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This week, our family lawyers reviews the custody situation one mom finds herself in, when her son no longer wishes to keep the previous custody arrangement because his father lives in a run-down trailer.

The Question: Can I modify the custody arrangement over email instead of in court to save money?

[MD/PA] Custody modification question

Without going on a nine page tirade, I’d like to know if it would be advisable to attempt to mediate with my ex-husband via email correspondence in an attempt to change our custody order. We currently are court ordered to share 50% custody.

Our son is 11, 12 in January, and he has expressed on numerous occasions to me that he doesn’t want to live with his father anymore. He alleges his father speaks ill of me to his (father’s) girlfriend in front of him, discusses his child support payments with him, tells him he has to choose who he wants to live with when he turns 13 using guilt and the child’s own fear against him. Our son is ashamed to live at his dad’s. He lives in a trailer on his parent’s property, rent free. It’s the same trailer we lived in while we were married, and his utter refusal to move is one of the reasons we’re no longer married. There are holes in the floor, the windows are drafty, and the girlfriend feeds feral cats who then breed and the kittens get very sick. His father lives in PA, I live across the state line in Maryland. He goes to a Maryland school, doctor, and dentist.

The only reason he has the custody he does is because my lawyer was completely and utterly uninterested in helping me fight my ex when he sued for custody. She was massively unprepared and told me I could not afford her fee if it went to trial. I felt like I had no choice.

In light of the current situation, I would like to avoid seeing the inside of a court room at all costs if possible. I would like to try to reach out to my ex and attempt to work this out on our own. Is this possible?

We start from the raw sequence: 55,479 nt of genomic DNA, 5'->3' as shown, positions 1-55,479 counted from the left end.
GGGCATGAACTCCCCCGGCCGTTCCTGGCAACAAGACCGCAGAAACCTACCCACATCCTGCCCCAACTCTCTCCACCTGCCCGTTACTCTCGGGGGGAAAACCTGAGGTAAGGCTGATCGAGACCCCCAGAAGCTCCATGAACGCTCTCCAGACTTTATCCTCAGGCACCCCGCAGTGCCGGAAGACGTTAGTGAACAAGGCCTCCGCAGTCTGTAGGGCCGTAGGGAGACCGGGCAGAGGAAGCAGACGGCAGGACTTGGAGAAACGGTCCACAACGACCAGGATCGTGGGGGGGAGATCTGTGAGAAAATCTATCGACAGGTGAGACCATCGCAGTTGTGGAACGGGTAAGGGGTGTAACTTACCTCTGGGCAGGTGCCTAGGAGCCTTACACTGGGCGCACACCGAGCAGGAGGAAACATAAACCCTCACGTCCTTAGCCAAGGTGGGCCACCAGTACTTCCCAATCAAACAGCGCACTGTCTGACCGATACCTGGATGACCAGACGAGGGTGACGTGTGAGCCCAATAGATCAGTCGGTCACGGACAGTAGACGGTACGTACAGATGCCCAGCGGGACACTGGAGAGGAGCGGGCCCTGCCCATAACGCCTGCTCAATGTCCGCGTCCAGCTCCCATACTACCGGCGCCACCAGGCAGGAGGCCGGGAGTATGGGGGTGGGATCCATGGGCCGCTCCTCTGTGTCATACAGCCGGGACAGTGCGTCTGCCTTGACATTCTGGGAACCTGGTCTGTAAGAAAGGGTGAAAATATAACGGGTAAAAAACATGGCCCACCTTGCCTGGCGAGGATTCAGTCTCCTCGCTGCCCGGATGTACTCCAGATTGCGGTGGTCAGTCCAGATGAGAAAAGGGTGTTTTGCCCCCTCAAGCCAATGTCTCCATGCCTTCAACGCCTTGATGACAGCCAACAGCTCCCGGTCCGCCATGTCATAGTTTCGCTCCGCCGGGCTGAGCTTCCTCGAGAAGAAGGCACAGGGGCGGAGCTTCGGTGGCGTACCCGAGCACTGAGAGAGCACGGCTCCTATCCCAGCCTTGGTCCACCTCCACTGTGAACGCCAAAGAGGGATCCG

The Answer: Yes, you could probably do much of the modification negotiation over email, but the modification would need to be filed in the originating court.

Yes, you (probably) can!

To change a custody order, there must be a “change in material status.”

For example, if the trailer devolves into a ruin that’s truly unfit for human habitation, then that living situation would be a “change in material status.” At the time of the agreement, the child could live safely with the father; now, he can’t.

However, you don’t quite describe a situation that would prompt a call to Pennsylvania’s CPS, so the state of the trailer might not be enough to file for a modification.

That said, your (now older) son’s expressed desire to change the custody situation may be enough to file.

And, if both you and your ex agree that you want to change the custody arrangement, then that in itself represents a “change in material status” that qualifies for a custody modification.

As for whether you could negotiate a custody modification over email, well, you probably could — especially if you think he’s going to be reasonable about it.

However, it wouldn’t be surprising if he decided to balk at changing who the primary custodial parent is — especially if it means an increase in his child support obligations.

Remember: He’s already sued once to get custody, so he might do it again. We suggest getting a lawyer who’s experienced at both mediation and litigation… just in case things get nasty again.

You want someone willing to fight for you and your son this time, not just roll over as soon as they’re asked to try harder.

Of course, that could just be borrowing trouble. Who knows? Maybe he thinks having his nearly-teenaged son around is cramping his bachelor pad parked on his parent’s lawn with his new feral-cat-feeding girlfriend, and so would welcome an email overture for modification.

Once you two reach an agreement, you’ll want an attorney to look it over to make sure it’s “fair” and still in the child’s best interest.

Then, you’ll need to file it in the court which initially ordered the current custody arrangement. (Hopefully, that’s in Maryland — otherwise, all of this advice might not apply!)

The judge will then decide whether to accept the modification or not. If they accept, then the court issues a new court order, officially ratifying your agreement.

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Our general disclaimer: We’re lawyers, but not necessarily your lawyer, and do not represent the individual who asked this question. We’re providing this information for general educational purposes based on the publicly available information provided by the anonymous Internet user. Any number of details may change how this individual’s attorney may pursue this legal situation, differently from how we suppose above. If you have a similar question, then you should consult with a lawyer about your specific situation to get a “real” response!